Prince Harry loses complaint against UK newspaper over his edited Instagram post; Details Inside

Prince Harry recently lost a complaint against UK tabloid newspaper over a report published on one of his Instagram posts. Read on to know more.
Prince Harry,HollywoodPrince Harry loses complaint against UK newspaper over his edited Instagram post; Details Inside
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Prince Harry has lost his battle against U.K. newspaper The Mail on Sunday over a story. In April 2019 on Earth Day, Harry shared a series of pictures on Instagram, showcasing the wildlife in Africa. Responding to the post, The Mail published an article on April 28, 2019, alleging the post did not give a full picture of the situation that was unfolding, especially referring to the last picture in the series. “Drugged and tethered ... what Harry didn't tell you about those awe-inspiring wildlife photos,” the headline of the story read.

The newspaper especially spotlighted the photo that featured an elephant with a handler, CNN reported. While the picture looked beautiful, the newspaper pointed out that the elephant’s back legs were cropped out of the photo used by the Prince. According to The Mail, the unedited photo featured the back leg and one of them had a rope tied around it. The article further claimed that the Prince’s post did not mention that the elephant was tranquilized and tied before clicking the picture.

After the article was published, Harry filed a complaint against the newspaper with the Independent Press Standards Organisation. He argued he merely cropped the image to fit Instagram's photo constraints and he was not trying to hide the full scope of the photo. Dismissing Harry's complaint, the organization ruled in favour of the Mail on Sunday. The board stated that since Harry did not inform his followers that he cropped the picture, the newspaper was within its rights to publish the story.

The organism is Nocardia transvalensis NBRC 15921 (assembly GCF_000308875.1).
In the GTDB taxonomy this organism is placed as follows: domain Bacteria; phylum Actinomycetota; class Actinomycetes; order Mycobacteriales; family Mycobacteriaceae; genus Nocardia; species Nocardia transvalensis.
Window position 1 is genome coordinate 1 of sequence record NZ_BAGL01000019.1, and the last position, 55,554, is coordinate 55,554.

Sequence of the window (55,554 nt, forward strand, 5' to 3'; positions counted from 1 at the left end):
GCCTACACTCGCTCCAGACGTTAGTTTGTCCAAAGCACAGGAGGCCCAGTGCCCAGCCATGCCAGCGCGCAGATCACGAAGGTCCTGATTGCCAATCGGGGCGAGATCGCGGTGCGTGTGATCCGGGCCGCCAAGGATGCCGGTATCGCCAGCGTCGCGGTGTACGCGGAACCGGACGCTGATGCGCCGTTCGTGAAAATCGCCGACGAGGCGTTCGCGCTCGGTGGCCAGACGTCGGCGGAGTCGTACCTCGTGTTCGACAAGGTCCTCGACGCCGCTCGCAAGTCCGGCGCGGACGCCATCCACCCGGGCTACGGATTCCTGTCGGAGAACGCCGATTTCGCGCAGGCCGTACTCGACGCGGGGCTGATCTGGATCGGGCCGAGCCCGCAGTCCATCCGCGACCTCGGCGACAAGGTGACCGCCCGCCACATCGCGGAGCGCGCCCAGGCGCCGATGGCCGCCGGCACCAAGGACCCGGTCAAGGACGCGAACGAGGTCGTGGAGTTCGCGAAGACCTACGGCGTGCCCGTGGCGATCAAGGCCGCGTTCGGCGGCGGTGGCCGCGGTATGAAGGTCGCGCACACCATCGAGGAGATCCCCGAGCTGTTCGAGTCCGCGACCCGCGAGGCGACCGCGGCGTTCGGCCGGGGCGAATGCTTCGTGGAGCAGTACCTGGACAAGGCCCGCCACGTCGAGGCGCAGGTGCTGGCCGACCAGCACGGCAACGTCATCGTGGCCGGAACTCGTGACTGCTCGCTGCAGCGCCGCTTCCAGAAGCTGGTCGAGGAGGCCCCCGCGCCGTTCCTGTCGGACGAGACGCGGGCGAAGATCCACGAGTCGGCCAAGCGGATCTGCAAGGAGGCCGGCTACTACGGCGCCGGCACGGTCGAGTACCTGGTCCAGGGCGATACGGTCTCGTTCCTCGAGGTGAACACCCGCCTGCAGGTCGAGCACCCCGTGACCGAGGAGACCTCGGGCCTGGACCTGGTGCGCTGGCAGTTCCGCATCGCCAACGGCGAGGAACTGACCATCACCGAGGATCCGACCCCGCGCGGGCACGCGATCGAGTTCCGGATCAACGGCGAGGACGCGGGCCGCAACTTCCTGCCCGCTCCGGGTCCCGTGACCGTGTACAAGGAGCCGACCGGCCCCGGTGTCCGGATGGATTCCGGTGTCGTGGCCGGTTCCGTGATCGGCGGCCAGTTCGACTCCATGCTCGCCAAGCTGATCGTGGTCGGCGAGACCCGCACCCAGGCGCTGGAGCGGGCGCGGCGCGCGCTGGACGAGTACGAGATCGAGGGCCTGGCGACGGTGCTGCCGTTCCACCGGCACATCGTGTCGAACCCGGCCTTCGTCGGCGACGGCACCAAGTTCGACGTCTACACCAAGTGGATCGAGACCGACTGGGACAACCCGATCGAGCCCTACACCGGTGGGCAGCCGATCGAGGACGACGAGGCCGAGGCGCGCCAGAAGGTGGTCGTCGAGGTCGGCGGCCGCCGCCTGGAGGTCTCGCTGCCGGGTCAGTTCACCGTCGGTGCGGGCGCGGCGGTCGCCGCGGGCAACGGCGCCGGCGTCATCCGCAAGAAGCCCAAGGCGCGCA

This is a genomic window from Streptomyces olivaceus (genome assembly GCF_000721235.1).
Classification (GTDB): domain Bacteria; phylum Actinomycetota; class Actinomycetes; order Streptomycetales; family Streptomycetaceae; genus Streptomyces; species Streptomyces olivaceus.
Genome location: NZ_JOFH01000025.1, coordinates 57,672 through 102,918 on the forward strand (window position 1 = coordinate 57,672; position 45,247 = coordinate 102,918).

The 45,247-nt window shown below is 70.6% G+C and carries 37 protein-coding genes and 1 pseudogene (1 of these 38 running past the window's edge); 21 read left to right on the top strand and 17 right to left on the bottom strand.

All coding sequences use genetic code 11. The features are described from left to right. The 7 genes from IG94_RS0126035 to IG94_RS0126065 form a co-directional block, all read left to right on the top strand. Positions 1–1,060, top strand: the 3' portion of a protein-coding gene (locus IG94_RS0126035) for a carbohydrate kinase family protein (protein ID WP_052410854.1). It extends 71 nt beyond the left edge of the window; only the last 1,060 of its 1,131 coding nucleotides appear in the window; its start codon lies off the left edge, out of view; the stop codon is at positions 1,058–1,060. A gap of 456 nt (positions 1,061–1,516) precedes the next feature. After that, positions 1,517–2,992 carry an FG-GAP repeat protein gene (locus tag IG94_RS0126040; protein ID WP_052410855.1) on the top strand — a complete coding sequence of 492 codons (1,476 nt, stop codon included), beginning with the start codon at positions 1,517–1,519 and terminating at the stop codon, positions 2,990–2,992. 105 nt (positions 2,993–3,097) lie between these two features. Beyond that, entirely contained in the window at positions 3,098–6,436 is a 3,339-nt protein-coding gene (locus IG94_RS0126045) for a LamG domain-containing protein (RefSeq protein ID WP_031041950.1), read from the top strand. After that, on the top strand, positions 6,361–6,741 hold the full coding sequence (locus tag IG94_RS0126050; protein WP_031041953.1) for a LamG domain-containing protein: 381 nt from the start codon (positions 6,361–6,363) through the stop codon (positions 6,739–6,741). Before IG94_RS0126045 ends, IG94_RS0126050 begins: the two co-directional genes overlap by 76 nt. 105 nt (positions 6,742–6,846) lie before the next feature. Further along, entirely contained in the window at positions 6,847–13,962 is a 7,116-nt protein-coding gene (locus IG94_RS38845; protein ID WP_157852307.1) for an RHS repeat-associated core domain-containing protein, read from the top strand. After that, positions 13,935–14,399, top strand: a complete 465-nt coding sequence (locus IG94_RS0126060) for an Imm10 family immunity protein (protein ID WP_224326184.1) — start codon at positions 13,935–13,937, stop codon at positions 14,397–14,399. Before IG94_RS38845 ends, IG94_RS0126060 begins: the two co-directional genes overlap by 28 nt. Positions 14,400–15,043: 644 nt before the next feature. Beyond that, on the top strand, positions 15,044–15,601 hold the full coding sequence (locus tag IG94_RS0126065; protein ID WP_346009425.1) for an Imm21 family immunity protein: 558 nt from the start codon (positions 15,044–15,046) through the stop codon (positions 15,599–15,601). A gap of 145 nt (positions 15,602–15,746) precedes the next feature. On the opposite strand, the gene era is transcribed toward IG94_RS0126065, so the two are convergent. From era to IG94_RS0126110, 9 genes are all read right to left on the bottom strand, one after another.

Check out the post here: 



Today is #earthday - an opportunity to learn about, celebrate and continue to safeguard our planet, our home. The above, Their Royal Highnesses in Rotorua, New Zealand. Of the 170 different species originally planted in the early 1900’s, only a handful of species, including these majestic Redwoods, remain today. Next, we invite you to scroll through a series of 8 photos taken by The Duke of Sussex©️DOS sharing his environmental POV including: Africa’s Unicorn, the rhino. These magnificent animals have survived ice ages and giant crocodiles, amongst other things! They have adapted to earth’s changing climate continually for over 30 million years. Yet here we are in 2019 where their biggest threat is us. A critical ecosystem, Botswana’s Okavango Delta sustains millions of people and an abundance of wildlife. Huge bush fires, predominantly started by humans, are altering the entire river system; the ash kills the fish as the flood comes in and the trees that don’t burn become next year’s kindling. Desert lions are critically endangered due partly to human wildlife conflict, habitat encroachment and climate change. 96% of mammals on our are either livestock or humans, meaning only 4% remaining are wild animals. Orca and Humpback whale populations are recovering in Norway thanks to the protection of their fisheries. Proof that fishing sustainably can benefit us all. Roughly 3/4 of Guyana is forested, its forests are highly diverse with 1,263 known species of wildlife and 6,409 species of plants. Many countries continue to try and deforest there for the global demand for timber. We all now know the damage plastics are causing to our oceans. Micro plastics are also ending up in our food source, creating not just environmental problems for our planet but medical problems for ourselves too. When a fenced area passes its carrying capacity for elephants, they start to encroach into farmland causing havoc for communities. Here @AfricanParksNetwork relocated 500 Elephants to another park within Malawi to reduce the pressure on human wildlife conflict and create more dispersed tourism. Every one of us can make a difference, not just today but every day. #earthday

A post shared by The Duke and Duchess of Sussex (@sussexroyal) on

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